Dufferin residents grieve sudden loss of community builder, boxing coach, motorcycle enthusiast, father and friend

May 25, 2023   ·   1 Comments

By Sam Odrowski

An Orangeville man who touched almost every corner of Dufferin County through his work and community involvement recently passed away in a three-vehicle collision along Highway 9.

Jamie Ferris, 52, often said, “Live every day to the fullest because you never know how many sunsets you are going to get.”

On May 11, he saw his last sunset.

But living to the fullest was something Jamie did well through his ambition, passion and love for life. He founded and operated a non-profit motorcycle riding club called Qwest Riders that donates to various charities each year, touched many lives through coaching boxing and created countless memories at the weddings, local events, and bars he’s DJ’d.

Yet, the one thing that mattered most to Jamie was his family.

He leaves behind his three children, Brilee, Tayah and Noah, and baby granddaughter, Ava.

Those close to Jamie say they’ll miss his incredible sense of humour, selflessness, infectious smile, big hugs, and loving energy.

The three-vehicle collision that claimed the life of Jamie and his friend, Andrea “Lola” Gernack, on May 11 happened between Mount Wolfe Rd. and Caledon/King Townline on Highway 9. A pickup truck collided with Lola and Jamie while they were each on motorcycles.

Under Jamie’s leadership, he’s helped fundraise thousands of dollars, toys and pounds of food for the many not-for-profits in the community that support vulnerable people or those struggling financially.

Many of those donations came through Qwest Riders, which he ran as “prez” (president) since creating the club six years ago.

Vice president of Qwest Riders Jay Casey has known Jamie for around 35 years through their involvement in the BMX community from youth to adulthood.

They became inseparable over the last decade, working together, building bikes and eventually starting the Qwest Riders motorcycle club.

It started out with a group of about 10-20 people meeting on Sundays at the Orangeville Pita Pit and going on a ride for the day. 

Over the past six years, the club has grown to over 60 patched members, and the Facebook group for the club has over 600 members. 

Qwest Riders held the Toys for Terry fundraiser for the last four years, donating toys to the Salvation Army and Family Transition Place in memory of Jamie’s late friend Terry Tovell.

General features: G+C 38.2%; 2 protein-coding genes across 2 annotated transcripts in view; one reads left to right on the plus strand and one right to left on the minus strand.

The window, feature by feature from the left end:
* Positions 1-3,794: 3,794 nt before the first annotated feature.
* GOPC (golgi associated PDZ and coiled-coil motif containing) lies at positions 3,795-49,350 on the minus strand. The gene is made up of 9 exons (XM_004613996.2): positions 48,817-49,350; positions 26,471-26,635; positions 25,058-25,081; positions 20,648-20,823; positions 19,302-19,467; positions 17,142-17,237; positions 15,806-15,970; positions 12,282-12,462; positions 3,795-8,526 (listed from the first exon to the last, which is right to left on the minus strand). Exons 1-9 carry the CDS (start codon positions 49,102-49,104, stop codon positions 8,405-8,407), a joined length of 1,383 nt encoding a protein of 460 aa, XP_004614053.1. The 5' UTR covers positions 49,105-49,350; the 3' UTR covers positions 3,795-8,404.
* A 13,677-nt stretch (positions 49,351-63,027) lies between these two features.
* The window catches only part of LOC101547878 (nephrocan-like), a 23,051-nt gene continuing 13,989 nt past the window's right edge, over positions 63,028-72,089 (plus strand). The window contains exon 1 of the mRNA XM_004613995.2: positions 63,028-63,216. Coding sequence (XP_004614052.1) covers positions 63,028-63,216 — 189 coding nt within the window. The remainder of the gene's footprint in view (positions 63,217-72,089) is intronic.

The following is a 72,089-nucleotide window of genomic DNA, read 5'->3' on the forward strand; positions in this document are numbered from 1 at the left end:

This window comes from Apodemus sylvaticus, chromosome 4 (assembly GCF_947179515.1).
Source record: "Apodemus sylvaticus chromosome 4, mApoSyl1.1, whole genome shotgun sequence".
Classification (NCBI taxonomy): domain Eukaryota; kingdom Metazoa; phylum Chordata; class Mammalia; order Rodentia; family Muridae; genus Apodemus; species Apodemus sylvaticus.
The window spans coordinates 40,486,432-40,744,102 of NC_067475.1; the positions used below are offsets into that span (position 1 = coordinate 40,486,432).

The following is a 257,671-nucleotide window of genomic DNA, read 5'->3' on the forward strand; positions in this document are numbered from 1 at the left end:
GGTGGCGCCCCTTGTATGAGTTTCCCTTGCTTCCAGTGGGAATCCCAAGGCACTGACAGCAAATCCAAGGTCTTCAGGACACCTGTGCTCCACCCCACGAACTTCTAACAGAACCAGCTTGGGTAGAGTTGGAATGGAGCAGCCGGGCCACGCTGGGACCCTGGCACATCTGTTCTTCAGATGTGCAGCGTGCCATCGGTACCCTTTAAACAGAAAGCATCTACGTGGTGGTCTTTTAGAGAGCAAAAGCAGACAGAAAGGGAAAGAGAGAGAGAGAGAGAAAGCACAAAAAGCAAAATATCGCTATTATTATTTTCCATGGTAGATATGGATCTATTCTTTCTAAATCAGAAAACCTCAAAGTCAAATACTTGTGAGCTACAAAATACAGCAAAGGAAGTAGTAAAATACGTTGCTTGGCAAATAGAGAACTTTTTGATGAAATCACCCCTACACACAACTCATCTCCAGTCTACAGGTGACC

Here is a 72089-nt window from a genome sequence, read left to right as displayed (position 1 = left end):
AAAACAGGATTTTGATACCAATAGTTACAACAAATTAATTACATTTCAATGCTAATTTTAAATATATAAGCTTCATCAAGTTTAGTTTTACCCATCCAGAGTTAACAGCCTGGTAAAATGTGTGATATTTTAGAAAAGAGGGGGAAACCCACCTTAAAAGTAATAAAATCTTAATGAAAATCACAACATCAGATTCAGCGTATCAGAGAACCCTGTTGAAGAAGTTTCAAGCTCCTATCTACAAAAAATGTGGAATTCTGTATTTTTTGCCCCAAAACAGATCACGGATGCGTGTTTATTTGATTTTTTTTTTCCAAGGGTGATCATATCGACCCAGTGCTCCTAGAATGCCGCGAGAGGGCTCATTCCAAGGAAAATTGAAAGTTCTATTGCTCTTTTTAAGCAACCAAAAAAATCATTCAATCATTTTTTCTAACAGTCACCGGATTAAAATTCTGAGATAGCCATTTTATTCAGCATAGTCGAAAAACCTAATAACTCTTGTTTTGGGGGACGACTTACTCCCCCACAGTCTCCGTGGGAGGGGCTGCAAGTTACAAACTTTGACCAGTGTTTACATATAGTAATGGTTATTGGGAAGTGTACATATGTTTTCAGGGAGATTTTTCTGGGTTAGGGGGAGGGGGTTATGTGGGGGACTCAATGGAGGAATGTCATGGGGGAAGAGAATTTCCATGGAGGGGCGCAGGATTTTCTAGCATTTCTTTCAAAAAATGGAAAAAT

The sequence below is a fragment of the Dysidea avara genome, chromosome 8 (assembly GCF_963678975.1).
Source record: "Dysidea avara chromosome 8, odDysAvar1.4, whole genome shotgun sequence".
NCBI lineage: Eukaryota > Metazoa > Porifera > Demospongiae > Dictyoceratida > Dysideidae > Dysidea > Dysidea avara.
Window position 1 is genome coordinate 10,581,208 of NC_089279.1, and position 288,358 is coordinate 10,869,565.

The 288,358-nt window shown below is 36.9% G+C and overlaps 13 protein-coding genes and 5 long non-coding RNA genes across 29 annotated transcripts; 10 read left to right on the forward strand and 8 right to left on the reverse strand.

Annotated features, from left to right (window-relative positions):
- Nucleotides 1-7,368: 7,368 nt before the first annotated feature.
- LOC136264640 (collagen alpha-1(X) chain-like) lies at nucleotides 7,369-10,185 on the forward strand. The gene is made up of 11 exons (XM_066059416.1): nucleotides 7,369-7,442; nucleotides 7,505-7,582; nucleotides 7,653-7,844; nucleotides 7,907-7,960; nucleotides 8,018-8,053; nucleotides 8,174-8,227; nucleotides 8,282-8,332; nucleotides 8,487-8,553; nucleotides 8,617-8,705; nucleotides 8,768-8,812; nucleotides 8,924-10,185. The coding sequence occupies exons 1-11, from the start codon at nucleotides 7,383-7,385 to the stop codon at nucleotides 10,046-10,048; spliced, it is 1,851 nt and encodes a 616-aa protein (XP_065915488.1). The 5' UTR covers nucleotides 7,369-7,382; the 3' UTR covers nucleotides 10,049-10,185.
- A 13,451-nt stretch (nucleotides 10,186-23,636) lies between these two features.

Tovell was heavily involved in the Orangeville Northmen Lacrosse and passed away at age 44 in 2019.

The fundraiser saw thousands of toys donated to the Salvation Army since its inception in 2019. Monetary donations were also collected for the Northmen’s Benevolent Fund.

Jay said Jamie was very sociable, charismatic, a great public speaker, and lit up every room he entered.

“Jamie could get up and talk to 50,000 people…crack jokes, pick people out and make everyone laugh,” he told the Citizen. “That was his jam. He was that person.”

Jay remembers him as a selfless, nonjudgmental and compassionate individual who would lend a hand to anyone in need.

“He was the kind of guy that would pull over on the side of the road and give a homeless guy his coat,” Jay said. “He would give the shirt off his back.”

Amy Green, who was in a serious relationship with Jamie, said he was one of a kind, full of life, enjoyed helping others, and always had everyone’s back.

“Jamie had the biggest heart, loved his family more than anything and always lived life to the fullest,” Green said. “He gave the best hugs, had a smile that lit up a room, was full of terrible jokes, one-liners and made everyone laugh.”

Bryon Mackie, who opened Orangeville’s BigTyme Fitness in 2001 and ran it until it closed in 2019, worked alongside Jamie, who coached boxing there for several years.

“Jamie was a one-of-a-kind type of friend, always had your back no matter what – great friend, great coach, great dad, great person,” he told the Citizen via email. “This one hurts real bad and he will be missed tons.”

Jason Alexander has known Jamie for nearly 25 years, and they became close through coaching boxing classes.

Jason said Jamie was loved by many who he trained.

“He was a guy that would drive people to tournaments if they needed to drive, and give people rides home. He would do hand pads with people after hours,” Jason said. “He would help coach people on the off time, he was very giving to the boxing community that way.”

Jason said he’ll remember Jamie as an amazing friend, an incredible source of support, and a caring individual.

“He was always looking to give back to the community, give back to friends, family. He was just an all-around great guy and will be sadly missed. I was super privileged to have him so close to my heart and my family,” he remarked. 

Jamie’s efforts to give back to the community culminated in a virtual fundraiser shortly after the COVID-19 pandemic started in the spring of 2020.

Jamie came up with the idea of hosting the Soundqwest Virtual Jamzz to help people get off the couch and enjoy a dance party from their own homes. The virtual fundraiser had a Facebook Livestream of Jamie DJing, shared throughout Facebook, reaching over 10,000 views.

Jay, who owns Lux Vape, provided his warehouse as a venue for the fundraiser, and Richard Croft, Amy Green, Dana MacGregor, Tony Fenech, Julie Elsdon-Height, and Julie Thurgood helped to host the event.